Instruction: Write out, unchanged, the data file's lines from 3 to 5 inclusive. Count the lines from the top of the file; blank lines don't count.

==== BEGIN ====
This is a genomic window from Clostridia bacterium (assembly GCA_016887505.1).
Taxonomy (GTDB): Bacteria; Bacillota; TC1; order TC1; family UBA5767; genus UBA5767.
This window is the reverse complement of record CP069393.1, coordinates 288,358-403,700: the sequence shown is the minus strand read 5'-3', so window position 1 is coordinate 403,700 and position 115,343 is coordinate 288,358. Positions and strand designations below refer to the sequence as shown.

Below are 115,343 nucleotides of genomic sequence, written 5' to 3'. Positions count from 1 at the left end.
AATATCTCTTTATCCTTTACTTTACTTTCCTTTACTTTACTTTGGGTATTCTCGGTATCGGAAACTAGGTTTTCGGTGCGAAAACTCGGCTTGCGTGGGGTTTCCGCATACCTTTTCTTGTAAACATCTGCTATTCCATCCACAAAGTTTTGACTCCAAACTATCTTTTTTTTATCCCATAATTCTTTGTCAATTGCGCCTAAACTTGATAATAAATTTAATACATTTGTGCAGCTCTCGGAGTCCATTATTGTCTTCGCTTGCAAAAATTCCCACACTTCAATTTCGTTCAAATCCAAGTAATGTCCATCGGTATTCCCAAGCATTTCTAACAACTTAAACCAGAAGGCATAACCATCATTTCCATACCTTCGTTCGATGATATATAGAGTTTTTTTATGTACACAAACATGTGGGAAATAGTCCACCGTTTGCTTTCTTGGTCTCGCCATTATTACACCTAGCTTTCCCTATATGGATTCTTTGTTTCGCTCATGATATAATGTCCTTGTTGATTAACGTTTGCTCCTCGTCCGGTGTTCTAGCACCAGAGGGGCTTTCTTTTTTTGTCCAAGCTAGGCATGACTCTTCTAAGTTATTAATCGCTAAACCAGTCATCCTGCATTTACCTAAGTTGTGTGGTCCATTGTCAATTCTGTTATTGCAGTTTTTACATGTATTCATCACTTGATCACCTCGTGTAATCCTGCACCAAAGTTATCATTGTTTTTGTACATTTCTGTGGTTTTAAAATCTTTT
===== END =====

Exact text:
This window is the reverse complement of record CP069393.1, coordinates 288,358-403,700: the sequence shown is the minus strand read 5'-3', so window position 1 is coordinate 403,700 and position 115,343 is coordinate 288,358. Positions and strand designations below refer to the sequence as shown.

Below are 115,343 nucleotides of genomic sequence, written 5' to 3'. Positions count from 1 at the left end.
AATATCTCTTTATCCTTTACTTTACTTTCCTTTACTTTACTTTGGGTATTCTCGGTATCGGAAACTAGGTTTTCGGTGCGAAAACTCGGCTTGCGTGGGGTTTCCGCATACCTTTTCTTGTAAACATCTGCTATTCCATCCACAAAGTTTTGACTCCAAACTATCTTTTTTTTATCCCATAATTCTTTGTCAATTGCGCCTAAACTTGATAATAAATTTAATACATTTGTGCAGCTCTCGGAGTCCATTATTGTCTTCGCTTGCAAAAATTCCCACACTTCAATTTCGTTCAAATCCAAGTAATGTCCATCGGTATTCCCAAGCATTTCTAACAACTTAAACCAGAAGGCATAACCATCATTTCCATACCTTCGTTCGATGATATATAGAGTTTTTTTATGTACACAAACATGTGGGAAATAGTCCACCGTTTGCTTTCTTGGTCTCGCCATTATTACACCTAGCTTTCCCTATATGGATTCTTTGTTTCGCTCATGATATAATGTCCTTGTTGATTAACGTTTGCTCCTCGTCCGGTGTTCTAGCACCAGAGGGGCTTTCTTTTTTTGTCCAAGCTAGGCATGACTCTTCTAAGTTATTAATCGCTAAACCAGTCATCCTGCATTTACCTAAGTTGTGTGGTCCATTGTCAATTCTGTTATTGCAGTTTTTACATGTATTCATCACTTGATCACCTCGTGTAATCCTGCACCAAAGTTATCATTGTTTTTGTACATTTCTGTGGTTTTAAAATCTTTT